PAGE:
It was on a cool July night in 1918 when the Bolsheviks executed the Romanovs, Russia’s last Imperial Family. And I dedicate this post to them – in pictures:

Tsar Nicholas II with his wife (right) Empress Alexandra and her sister Grand Duchess Elizabeth. Tragically, all three would perish in July 1918 at the brutal hands of the Bolsheviks.

The Imperial Family in 1899. Alexandra holds baby Marie, with Nicholas propping up tiny Tatiana and little Olga in the foreground.

The Imperial Family after the birth of Alexis in 1904. Olga, aged nearly nine, holds her father’s arm. Tatiana snuggles to her mother while Marie sits in front of her. Nicholas holds Anastasia by the hand.

Their Imperial Highnesses the Grand Duchesses Olga, Tatiana, Marie and Anastasia in a formal sitting in 1906.

The Imperial Children in 1906 (l-r) Olga, Alexei, Tatiana, Marie and Anastasia

The Imperial Family eating a meal like any other family.

Empress Alexandra and the Grand Duchesses Olga, Tatiana, Anastasia and Marie in 1913, during the Romanov tercentenary

The Grand Duchesses Marie, Anastasia, Tatiana and Olga in 1914

The Romanovs in 1915

Tsar Nicholas with Tatiana, Olga, Marie, Anastasia and Alexei in 1916; in the foreground and at the back are some of his nephews

The Imperial Family

In 1971, the film “Nicholas and Alexandra” premiered in London. The cast (Michael Jayston as Nicholas, Janet Suzman as Alexandra, Roderic Noble as Alexis, Ania Marson as Olga, Lynne Frederick as Tatiana, Candace Glendenning as Marie and Fiona Fullerton as Anastasia) also posed for pictures, similar to the royal family’s formal sittings:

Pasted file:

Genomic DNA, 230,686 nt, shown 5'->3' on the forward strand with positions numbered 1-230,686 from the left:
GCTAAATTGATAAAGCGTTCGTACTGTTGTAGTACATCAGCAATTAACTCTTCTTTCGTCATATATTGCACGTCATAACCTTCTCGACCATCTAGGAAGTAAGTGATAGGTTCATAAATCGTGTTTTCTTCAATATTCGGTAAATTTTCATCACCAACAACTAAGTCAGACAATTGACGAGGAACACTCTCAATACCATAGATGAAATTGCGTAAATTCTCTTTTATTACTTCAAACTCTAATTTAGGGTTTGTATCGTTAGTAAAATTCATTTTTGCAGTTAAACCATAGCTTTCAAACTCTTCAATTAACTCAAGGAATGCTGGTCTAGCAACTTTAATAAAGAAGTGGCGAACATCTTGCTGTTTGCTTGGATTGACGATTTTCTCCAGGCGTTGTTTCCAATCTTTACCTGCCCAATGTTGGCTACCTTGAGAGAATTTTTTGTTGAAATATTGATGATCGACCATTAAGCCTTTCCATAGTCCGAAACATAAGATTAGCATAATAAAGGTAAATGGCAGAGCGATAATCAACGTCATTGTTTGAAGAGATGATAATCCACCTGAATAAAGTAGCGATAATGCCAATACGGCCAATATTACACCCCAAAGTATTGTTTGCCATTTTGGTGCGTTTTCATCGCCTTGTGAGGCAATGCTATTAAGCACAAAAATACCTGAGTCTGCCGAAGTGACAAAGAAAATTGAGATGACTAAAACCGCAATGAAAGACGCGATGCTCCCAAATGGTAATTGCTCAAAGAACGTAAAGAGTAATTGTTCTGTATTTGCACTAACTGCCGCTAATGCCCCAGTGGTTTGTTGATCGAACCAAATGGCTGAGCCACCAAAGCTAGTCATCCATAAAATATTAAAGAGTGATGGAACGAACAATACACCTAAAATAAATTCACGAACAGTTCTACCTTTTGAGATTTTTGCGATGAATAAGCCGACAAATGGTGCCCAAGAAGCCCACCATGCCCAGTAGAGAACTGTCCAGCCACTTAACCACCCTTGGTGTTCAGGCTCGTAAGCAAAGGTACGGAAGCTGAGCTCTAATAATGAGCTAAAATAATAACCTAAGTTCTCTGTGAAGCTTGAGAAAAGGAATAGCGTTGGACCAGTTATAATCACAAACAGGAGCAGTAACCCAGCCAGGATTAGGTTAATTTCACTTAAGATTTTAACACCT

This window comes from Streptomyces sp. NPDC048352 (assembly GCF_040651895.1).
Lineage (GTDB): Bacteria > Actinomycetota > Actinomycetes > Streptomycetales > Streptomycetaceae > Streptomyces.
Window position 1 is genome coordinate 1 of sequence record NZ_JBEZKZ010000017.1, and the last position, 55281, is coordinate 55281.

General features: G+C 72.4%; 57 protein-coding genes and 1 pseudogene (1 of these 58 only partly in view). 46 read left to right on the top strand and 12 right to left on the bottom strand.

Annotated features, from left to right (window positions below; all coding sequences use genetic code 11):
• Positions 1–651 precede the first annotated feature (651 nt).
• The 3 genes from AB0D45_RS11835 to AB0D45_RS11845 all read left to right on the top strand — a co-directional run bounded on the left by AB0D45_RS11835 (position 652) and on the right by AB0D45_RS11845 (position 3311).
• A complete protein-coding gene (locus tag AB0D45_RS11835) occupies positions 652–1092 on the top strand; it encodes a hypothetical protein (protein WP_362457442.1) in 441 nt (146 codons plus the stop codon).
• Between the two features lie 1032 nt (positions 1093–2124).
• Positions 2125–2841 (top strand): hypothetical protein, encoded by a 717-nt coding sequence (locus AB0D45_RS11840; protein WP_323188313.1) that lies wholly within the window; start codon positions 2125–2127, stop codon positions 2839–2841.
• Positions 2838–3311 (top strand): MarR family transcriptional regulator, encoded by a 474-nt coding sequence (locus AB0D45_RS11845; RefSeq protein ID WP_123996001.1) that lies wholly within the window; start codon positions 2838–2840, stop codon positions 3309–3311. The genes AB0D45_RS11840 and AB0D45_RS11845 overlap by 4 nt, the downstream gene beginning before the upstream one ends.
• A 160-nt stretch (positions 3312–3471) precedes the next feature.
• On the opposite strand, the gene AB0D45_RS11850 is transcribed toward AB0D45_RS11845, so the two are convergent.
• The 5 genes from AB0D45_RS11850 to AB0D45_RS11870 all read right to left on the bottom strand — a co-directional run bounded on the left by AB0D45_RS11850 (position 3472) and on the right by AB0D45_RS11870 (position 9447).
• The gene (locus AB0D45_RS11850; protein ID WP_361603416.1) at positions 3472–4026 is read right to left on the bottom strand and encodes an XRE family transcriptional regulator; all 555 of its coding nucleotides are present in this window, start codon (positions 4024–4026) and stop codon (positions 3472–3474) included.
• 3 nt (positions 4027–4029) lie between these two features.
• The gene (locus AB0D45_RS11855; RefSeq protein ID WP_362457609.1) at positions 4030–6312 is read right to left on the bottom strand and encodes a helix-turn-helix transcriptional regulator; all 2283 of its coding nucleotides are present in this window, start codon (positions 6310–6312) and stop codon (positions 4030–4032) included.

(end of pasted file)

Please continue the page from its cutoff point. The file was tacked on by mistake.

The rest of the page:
The real McCoy

from the film

And another match-up:

I wish Hollywood would make another film based on the Romanovs. Casting the four daughters is actually tricky but if I had my way, I’d cast the following:


Apart from the blond hair and squarish face, Julia has the strong-willed, intelligent, well-read aura of the eldest of the Grand Duchesses:

A runner-up to play Olga would be Kirsten Dunst, who actually resembles Fiona Fullerton, who played Anastasia in 1971. But I think with the proper hairstyling, she’d be a credible Grand Duchess Olga. She is also talented enough to convey the complexities of Olga’s character.


Emily Blunt can capture the figure of authority and elegance in Grand Duchess Tatiana. She already has one royal role – that of Tatiana’s maternal great-grandma, Queen Victoria. Her eyes are also slanted in a manner similar to that of the grey-eyed stunner:

One runner-up can be Keira Knightley:

My take on Keira is that I never really found her to be elegant; she seems more skittish than anything else, really. One reason why she was perfect to play Lizzy Bennet is because she has that rather playful manner.


I’ve never seen how Selena acts but am sure she can pull off the more docile role of Grand Duchess Marie. Properly styled and costumes, she would be a dead ringer for the prettiest (albeit chubbiest) of the Grand Duchesses:

A distant runner-up (who would also need to gains something like twenty pounds) would be Leighton Meester:

It would be a far cry from her days as Queen Bee as she will assume the title Her Imperial Highness but wear rather dowdy clothes. Marie has been described as flirt of sorts so Meester can assume the same stance.


Saoirse Ronan would play the tomboyish, mischievous Russian Grand Duchess; her work in “The Lovely Bones” just might prepare her for the bloody night of July 16-17, 1918.

Another contender would be Mia Wasikowska (who played Alice in Tim Burton’s “Alice in Wonderland” – which is a throw-back to Fiona Fullerton as she played Alice after playing Anastasia)

I think these casting choice could do justice to the girls after the 1971 version:

left to right – Marie, Tatiana, Anastasia and Olga

Hopefully their deaths will be properly commemorated in 2018.